What’s in the Book?
Themes from Becoming Abraham Lincoln


Becoming Abraham Lincoln: The Coming of Age of Our Greatest PresidentEarly nineteenth century America was a wild, unsettled, barely civilized land. The Lincoln family struggled to survive such harsh conditions.

  • Grandfather Abraham Lincoln, one of the first settlers of Virginia, was killed by an Indian. Abraham’s killer was himself shot and killed by young Tom Lincoln, the father of the future President.
  • Tom Lincoln sold his Kentucky farm for twenty dollars cash and 400 gallons of whiskey, and loaded all the family’s belongings on a flatboat and sailed to Indiana. He chose a piece of land in the middle of the woods and began to clear a site for a cabin. “It was the brushest country that I have ever seen,” said Dennis. “You could drive a butcher knife up to the handle in it.”
  • “We, Lincoln’s family, including Sally and Abe and myself, slept and lodged in this cabin all winter,” recalled Dennis. “In the winter and spring, cut down brush, underwood trees, cleared ground, made a field of about six acres on which we raised crops. We hunted pretty much all the time. Here Abe killed his first turkey.”
  • Lincoln moved to the frontier town of New Salem., Denton Offut hired him to be a clerk in charge of his store. Brawling was a major pastime on the frontier. When Offut bragged that his clerk could “out run, out lift, out wrestle and throw down any man in Sangamon County,” Jack Armstrong heard about it and challenged the new man in town. “The fight took place in front of Offut’s store,” said James Rutledge.
  • When the classic brawl was over, Jack Armstrong offered his hand to Abe, saying, “He’s the best feller that ever broke into this settlement.”


Settlers in communities and towns practiced a folksy brand of democracy engaging in heated discussions of politics and rough and tumble election campaigns.

  • Lincoln joined the New Salem debating society. “As he rose to speak,” said R. B. Rutledge, “his tall form towered above the little assembly. Both hands were thrust down deep in the pockets of his pantaloons.”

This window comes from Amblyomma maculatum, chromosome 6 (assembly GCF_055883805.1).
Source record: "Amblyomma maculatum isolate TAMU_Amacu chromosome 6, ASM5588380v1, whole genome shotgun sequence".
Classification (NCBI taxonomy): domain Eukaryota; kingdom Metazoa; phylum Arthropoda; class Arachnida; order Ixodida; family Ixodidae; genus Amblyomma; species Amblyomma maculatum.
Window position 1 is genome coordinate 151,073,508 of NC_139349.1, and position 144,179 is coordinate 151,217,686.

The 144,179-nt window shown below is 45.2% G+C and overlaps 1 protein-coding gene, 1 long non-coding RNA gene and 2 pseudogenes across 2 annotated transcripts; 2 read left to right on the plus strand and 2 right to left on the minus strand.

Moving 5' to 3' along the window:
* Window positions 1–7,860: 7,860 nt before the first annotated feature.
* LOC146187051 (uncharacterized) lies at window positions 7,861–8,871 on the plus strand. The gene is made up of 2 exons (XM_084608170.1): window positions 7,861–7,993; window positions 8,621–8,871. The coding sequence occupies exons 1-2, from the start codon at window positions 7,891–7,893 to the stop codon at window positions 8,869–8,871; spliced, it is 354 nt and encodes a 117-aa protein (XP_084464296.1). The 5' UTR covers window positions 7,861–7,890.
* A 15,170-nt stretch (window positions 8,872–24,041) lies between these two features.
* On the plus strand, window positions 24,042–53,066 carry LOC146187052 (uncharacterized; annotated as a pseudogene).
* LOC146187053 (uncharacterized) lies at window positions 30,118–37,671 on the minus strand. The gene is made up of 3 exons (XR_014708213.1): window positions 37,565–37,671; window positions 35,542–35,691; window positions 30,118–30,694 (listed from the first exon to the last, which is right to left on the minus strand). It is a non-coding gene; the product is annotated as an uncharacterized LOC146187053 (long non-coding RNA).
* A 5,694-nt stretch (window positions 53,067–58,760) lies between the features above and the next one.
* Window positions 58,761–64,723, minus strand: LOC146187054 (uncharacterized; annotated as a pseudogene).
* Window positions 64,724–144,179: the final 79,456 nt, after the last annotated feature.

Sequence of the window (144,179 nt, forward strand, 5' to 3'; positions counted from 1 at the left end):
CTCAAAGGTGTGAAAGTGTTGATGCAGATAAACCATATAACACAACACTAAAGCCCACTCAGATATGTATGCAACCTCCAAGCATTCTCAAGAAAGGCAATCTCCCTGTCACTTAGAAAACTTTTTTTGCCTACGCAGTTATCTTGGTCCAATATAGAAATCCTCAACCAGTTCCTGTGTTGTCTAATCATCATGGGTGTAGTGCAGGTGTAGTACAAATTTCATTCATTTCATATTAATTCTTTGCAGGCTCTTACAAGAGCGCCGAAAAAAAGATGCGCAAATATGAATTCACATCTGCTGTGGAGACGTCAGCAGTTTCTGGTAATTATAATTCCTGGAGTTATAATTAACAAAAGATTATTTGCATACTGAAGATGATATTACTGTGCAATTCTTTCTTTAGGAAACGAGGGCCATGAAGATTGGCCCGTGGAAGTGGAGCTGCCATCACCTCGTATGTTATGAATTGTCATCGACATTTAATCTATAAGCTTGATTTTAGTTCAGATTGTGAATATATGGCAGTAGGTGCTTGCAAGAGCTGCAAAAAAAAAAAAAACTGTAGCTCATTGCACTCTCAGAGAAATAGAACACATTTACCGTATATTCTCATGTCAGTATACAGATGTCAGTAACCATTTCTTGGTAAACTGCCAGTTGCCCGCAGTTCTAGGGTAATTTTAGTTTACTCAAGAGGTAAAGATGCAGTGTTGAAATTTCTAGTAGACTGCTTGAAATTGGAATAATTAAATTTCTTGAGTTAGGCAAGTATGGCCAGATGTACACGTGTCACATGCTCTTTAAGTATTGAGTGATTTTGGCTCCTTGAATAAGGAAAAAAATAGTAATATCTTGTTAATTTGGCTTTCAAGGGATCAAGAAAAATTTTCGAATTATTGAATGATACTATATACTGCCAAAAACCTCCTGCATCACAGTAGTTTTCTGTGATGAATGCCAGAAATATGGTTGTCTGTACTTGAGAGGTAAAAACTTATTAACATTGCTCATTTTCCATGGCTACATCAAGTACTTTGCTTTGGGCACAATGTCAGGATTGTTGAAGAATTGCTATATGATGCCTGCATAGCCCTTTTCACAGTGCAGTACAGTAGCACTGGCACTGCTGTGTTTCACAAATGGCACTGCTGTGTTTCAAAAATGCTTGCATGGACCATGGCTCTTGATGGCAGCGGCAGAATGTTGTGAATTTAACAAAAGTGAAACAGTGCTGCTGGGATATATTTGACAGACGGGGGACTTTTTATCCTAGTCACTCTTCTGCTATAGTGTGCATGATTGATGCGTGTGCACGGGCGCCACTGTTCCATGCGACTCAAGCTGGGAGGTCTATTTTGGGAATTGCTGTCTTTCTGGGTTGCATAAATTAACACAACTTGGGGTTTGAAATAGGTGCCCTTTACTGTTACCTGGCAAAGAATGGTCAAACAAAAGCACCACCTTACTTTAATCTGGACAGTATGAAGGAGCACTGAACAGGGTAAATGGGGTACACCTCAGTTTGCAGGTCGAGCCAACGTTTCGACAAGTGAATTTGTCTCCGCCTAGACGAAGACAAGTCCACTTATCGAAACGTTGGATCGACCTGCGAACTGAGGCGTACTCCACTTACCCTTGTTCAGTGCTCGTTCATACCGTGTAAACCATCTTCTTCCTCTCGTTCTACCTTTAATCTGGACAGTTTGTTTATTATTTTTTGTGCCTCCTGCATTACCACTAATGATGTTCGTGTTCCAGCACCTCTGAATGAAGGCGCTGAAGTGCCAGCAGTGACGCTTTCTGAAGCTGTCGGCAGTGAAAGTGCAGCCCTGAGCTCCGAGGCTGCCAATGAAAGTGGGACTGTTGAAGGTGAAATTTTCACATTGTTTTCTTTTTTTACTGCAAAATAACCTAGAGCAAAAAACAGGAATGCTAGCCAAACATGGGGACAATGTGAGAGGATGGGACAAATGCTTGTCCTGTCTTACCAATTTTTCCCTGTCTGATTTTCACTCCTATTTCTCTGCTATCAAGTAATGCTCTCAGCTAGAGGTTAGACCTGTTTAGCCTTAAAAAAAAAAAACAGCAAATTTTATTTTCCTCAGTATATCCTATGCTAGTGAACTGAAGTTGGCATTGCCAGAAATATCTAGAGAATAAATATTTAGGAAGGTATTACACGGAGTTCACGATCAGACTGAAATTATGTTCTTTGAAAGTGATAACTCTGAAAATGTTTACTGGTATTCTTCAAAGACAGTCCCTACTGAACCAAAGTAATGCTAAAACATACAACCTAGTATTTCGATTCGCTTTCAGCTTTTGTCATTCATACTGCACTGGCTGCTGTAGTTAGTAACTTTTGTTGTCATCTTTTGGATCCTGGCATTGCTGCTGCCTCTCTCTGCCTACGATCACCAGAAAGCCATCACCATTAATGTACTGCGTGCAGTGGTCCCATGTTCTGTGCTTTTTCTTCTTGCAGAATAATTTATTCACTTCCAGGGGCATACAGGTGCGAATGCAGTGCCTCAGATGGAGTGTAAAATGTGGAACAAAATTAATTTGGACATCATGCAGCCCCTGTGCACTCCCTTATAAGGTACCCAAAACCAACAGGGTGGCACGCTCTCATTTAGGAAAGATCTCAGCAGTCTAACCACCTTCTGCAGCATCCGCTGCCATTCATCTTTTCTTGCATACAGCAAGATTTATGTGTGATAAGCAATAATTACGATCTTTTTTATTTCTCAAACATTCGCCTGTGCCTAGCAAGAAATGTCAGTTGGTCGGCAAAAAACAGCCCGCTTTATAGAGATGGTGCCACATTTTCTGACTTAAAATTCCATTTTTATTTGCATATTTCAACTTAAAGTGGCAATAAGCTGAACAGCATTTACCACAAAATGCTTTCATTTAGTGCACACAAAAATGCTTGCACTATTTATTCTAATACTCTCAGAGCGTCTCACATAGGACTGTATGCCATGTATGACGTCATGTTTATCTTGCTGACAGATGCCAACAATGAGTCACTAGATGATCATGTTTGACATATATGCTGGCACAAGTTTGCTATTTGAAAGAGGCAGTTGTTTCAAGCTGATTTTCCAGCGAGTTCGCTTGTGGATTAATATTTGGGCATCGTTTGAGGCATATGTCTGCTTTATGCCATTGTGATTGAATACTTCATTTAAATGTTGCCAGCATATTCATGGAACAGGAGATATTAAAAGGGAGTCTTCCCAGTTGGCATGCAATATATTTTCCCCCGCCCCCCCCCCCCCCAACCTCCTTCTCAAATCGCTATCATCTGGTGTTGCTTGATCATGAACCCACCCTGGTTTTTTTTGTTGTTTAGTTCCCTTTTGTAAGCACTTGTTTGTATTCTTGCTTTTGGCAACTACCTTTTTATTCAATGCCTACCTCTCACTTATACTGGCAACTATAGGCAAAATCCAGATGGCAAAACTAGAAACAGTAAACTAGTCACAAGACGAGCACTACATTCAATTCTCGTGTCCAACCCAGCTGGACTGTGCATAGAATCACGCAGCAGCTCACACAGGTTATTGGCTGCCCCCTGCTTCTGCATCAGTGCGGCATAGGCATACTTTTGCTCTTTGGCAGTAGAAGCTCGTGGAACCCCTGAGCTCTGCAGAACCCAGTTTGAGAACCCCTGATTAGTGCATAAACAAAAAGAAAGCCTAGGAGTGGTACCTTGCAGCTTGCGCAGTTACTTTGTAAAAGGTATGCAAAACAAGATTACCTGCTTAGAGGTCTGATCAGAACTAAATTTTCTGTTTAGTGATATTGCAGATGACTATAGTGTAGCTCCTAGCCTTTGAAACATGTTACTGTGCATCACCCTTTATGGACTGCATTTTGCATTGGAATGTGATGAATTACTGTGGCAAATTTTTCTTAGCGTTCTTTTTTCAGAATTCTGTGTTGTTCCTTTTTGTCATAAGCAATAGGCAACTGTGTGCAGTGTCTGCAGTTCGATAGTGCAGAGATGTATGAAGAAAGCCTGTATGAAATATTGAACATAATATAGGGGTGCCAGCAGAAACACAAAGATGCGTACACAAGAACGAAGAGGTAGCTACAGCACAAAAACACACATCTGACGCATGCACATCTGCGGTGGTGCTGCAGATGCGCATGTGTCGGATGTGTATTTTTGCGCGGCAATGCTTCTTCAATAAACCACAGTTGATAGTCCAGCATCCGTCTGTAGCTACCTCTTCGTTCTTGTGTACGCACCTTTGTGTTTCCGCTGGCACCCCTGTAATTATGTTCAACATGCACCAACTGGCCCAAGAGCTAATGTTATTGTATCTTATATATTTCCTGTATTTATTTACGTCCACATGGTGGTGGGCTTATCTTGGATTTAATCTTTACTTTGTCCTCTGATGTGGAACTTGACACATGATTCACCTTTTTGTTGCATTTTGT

• His friends persuaded him to become a candidate for the Illinois State Legislature. He printed up his first handbills and made his first political speeches. One day he was making a speech when a fight broke out. When Lincoln saw that his friend was getting licked he stopped speaking and joined the crowd. “He pitched them out like they were boys and told them his friend could whip the whole of them one at a time,” said Rowan Herndon. “That ended the fuss.”


Lincoln’s well-known hunger for education is explored in detail. Six full chapters are devoted to his uncommon reading and writing habits.

  • “Seems to me now I never seen Abe after he was twelve ‘at he didn’t have a book some’ers around,” said Dennis.
  • His stepmother, Sarah Johnston Lincoln recalled, “When he came across a passage that struck him he would write it down on boards if he had no paper and keep it there till he did get paper. Then he would rewrite it, look at it, repeat it…Frequently he had no paper to write his pieces down on. Then he would put them with chalk on a board or plank, sometimes only making a few signs of what he intended to write… When the board would get too black he would shave it off with a drawing knife and go on again.”